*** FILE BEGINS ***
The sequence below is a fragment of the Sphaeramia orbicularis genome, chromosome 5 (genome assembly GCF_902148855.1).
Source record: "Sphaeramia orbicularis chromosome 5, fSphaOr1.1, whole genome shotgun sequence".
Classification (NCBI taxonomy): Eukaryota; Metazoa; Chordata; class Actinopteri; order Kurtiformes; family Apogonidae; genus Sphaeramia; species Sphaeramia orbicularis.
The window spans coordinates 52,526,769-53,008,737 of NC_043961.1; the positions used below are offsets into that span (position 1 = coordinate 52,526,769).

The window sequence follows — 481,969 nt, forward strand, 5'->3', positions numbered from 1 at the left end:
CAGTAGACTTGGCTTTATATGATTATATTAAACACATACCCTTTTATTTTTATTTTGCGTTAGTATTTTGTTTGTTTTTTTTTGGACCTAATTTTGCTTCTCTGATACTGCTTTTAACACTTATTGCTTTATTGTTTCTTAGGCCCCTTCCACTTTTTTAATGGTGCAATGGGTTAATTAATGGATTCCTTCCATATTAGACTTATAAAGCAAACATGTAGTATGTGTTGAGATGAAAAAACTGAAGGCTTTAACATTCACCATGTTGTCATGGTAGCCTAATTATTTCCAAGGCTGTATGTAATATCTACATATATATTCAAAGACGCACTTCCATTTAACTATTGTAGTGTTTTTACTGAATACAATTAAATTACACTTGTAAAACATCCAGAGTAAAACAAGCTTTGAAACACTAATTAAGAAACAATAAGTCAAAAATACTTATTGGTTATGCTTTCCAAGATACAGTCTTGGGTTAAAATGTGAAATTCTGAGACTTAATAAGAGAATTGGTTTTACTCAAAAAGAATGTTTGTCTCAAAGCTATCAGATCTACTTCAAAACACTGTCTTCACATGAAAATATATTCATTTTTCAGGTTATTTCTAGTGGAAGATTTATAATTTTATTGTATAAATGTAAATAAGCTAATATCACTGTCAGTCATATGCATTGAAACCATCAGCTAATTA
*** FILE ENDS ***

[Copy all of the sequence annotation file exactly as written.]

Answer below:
The sequence below is a fragment of the Sphaeramia orbicularis genome, chromosome 5 (genome assembly GCF_902148855.1).
Source record: "Sphaeramia orbicularis chromosome 5, fSphaOr1.1, whole genome shotgun sequence".
Classification (NCBI taxonomy): Eukaryota; Metazoa; Chordata; class Actinopteri; order Kurtiformes; family Apogonidae; genus Sphaeramia; species Sphaeramia orbicularis.
The window spans coordinates 52,526,769-53,008,737 of NC_043961.1; the positions used below are offsets into that span (position 1 = coordinate 52,526,769).

The window sequence follows — 481,969 nt, forward strand, 5'->3', positions numbered from 1 at the left end:
CAGTAGACTTGGCTTTATATGATTATATTAAACACATACCCTTTTATTTTTATTTTGCGTTAGTATTTTGTTTGTTTTTTTTTGGACCTAATTTTGCTTCTCTGATACTGCTTTTAACACTTATTGCTTTATTGTTTCTTAGGCCCCTTCCACTTTTTTAATGGTGCAATGGGTTAATTAATGGATTCCTTCCATATTAGACTTATAAAGCAAACATGTAGTATGTGTTGAGATGAAAAAACTGAAGGCTTTAACATTCACCATGTTGTCATGGTAGCCTAATTATTTCCAAGGCTGTATGTAATATCTACATATATATTCAAAGACGCACTTCCATTTAACTATTGTAGTGTTTTTACTGAATACAATTAAATTACACTTGTAAAACATCCAGAGTAAAACAAGCTTTGAAACACTAATTAAGAAACAATAAGTCAAAAATACTTATTGGTTATGCTTTCCAAGATACAGTCTTGGGTTAAAATGTGAAATTCTGAGACTTAATAAGAGAATTGGTTTTACTCAAAAAGAATGTTTGTCTCAAAGCTATCAGATCTACTTCAAAACACTGTCTTCACATGAAAATATATTCATTTTTCAGGTTATTTCTAGTGGAAGATTTATAATTTTATTGTATAAATGTAAATAAGCTAATATCACTGTCAGTCATATGCATTGAAACCATCAGCTAATTA